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E3 2018: Nintendo Super Smash. Bros. Ultimate, Starlink, and Pokémon Let’s Go Hands-on
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E3 2018: Nintendo Super Smash. Bros. Ultimate, Starlink, and Pokémon Let’s Go Hands-on

Cory goes hands-on with Nintendo’s heaviest-hitters, including Smash, Pokémon and StarFox starring Starlink.

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It’s good to have friends in high places, like our pals at Nintendo giving us a guided tour of several heavy-hitting new titles they debuted during this year’s press conference. Given the option of what to play first, I went for the obvious choice and enjoyed a few matches of Super Smash. Bros. Ultimate, the new be-all and end-all of the Smash series.

There’s no question why Nintendo’s E3’s Direct was nearly cannibalized by all-things Smash Bros; this one’s going to be a monster, and I was lucky enough to squeeze in some time between the mob and press scrum. My time was spent trying out new characters Inkling and Ridley; the former is an agile fighter who needs to keep both the environment and their opponents soaked in ink to maintain their effectiveness, while the latter is a large, monstrous character somewhat reminiscent of Bowser.

From a gameplay perspective, I’m no pro Smasher, but the experience was strongly reminiscent of Super Smash Bros. for 3DS and Wii U. It was solid fun, all in all, and I can’t wait to have a copy of my own later this year to take the fight to friends.

Following that, I also checked out Starlink, a new IP from Ubisoft that’s all about building and customizing your own spaceships. In the full release of Starlink you’ll do this by physically assembling a model ship and attaching it to your controller, but this functionality wasn’t available for my demo; instead, I chose ship parts out of a menu. Rather than being disappointing, this let me really check out Starlink’s gameplay for what it was – and what it was turned out to be pretty darn good. It’s a flight sim and shooter somewhat similar to the All-Range Mode segments of Star Fox (and, in fact, Star Fox ships will be available exclusively on Switch) but there’s a little more depth here.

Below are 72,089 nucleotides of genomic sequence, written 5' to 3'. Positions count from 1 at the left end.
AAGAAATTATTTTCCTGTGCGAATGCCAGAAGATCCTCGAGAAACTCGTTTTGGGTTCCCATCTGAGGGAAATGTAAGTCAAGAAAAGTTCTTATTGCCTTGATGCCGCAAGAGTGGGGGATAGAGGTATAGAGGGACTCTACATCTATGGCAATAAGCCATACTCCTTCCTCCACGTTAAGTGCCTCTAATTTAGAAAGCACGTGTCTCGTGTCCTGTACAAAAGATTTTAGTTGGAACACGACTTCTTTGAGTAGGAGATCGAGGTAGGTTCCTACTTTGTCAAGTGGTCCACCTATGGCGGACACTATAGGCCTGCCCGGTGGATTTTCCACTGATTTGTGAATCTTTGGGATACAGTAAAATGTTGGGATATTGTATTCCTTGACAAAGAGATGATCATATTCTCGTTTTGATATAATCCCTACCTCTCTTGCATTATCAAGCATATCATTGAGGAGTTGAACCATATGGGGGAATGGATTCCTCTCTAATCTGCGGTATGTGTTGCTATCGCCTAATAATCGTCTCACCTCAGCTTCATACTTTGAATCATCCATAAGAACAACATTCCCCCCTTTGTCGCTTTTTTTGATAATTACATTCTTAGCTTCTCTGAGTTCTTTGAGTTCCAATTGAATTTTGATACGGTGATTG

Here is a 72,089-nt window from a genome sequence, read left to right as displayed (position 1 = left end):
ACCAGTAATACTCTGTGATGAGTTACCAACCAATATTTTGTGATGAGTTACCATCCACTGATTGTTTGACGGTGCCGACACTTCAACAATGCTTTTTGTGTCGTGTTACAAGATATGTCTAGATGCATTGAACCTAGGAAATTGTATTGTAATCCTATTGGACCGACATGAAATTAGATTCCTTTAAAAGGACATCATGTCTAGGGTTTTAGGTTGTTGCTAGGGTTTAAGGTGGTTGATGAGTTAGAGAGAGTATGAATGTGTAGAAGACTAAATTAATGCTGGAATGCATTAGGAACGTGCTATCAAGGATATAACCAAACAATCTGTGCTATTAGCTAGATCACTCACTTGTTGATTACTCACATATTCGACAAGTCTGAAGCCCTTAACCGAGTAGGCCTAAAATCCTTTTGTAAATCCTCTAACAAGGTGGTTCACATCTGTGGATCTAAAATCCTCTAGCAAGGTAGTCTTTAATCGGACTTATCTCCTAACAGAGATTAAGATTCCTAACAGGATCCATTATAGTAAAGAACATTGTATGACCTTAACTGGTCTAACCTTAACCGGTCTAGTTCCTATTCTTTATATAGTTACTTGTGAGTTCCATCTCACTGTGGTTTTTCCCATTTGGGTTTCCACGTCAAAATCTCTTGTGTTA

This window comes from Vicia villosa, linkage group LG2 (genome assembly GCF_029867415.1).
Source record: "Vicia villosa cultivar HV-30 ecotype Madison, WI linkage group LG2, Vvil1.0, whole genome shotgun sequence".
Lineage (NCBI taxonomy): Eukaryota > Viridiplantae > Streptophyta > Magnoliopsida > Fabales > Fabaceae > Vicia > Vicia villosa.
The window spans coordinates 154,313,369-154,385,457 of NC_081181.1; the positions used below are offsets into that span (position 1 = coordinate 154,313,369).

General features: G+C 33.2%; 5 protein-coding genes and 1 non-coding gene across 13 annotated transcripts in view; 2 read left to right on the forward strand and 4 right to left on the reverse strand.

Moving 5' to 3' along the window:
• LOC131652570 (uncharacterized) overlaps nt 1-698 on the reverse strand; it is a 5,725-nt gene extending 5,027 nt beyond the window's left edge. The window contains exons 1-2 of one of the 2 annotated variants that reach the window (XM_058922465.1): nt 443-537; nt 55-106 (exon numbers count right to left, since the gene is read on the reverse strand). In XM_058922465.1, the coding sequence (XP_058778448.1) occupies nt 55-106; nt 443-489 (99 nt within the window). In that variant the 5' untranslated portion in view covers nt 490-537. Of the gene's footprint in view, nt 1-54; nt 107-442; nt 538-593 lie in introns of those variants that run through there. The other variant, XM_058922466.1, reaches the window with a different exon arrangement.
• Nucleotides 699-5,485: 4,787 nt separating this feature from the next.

You’re able to cut the engines in order to land and use your ship as a ground vehicle whenever you’d like. In combat, you’re encouraged to be creative and experiment, since mixing and matching weapons can produce interesting results – my ship, which was loaded with guns that shot black holes and ice, was able to combine both effects to produce ice-spewing black holes of doom.

Starlink looks like it’s going to be both defibrillating the ailing Toys-to-Life genre and playing out as a pretty effective shooter in its own right.

Pokémon Let’s Go was next up – as a die-hard fan of the series, I couldn’t wait to check this one out for myself. I was also able to check out the Pokeball Plus controller designed specifically for this game; it’s a little sphere somewhat smaller than a tennis ball that fits in your palm as you play. You’ll control your character through a tiny analog nub on the top of the ball, while menus are activated and controlled using a button on the front. As for gameplay, Let’s Go unsurprisingly owes a lot to mobile title Pokémon Go. Unusually, you no longer directly battle wild Pokémon in order to capture them, instead using the Joy-Cons or Pokeball Plus to pantomime throwing Pokeballs at them.

Series aficionados shouldn’t fear, though, as the classic turn-based battle system is still present and returns during trainer battles. The combination of the two styles is unique and presents a lot of questions that weren’t readily answered (Can you run out of trainer battles and no longer engage in turn-based combat?

How much Pokémon storage do you have with this extended focus on catching more?) though I found myself fond of both.

About the Author: Cory Galliher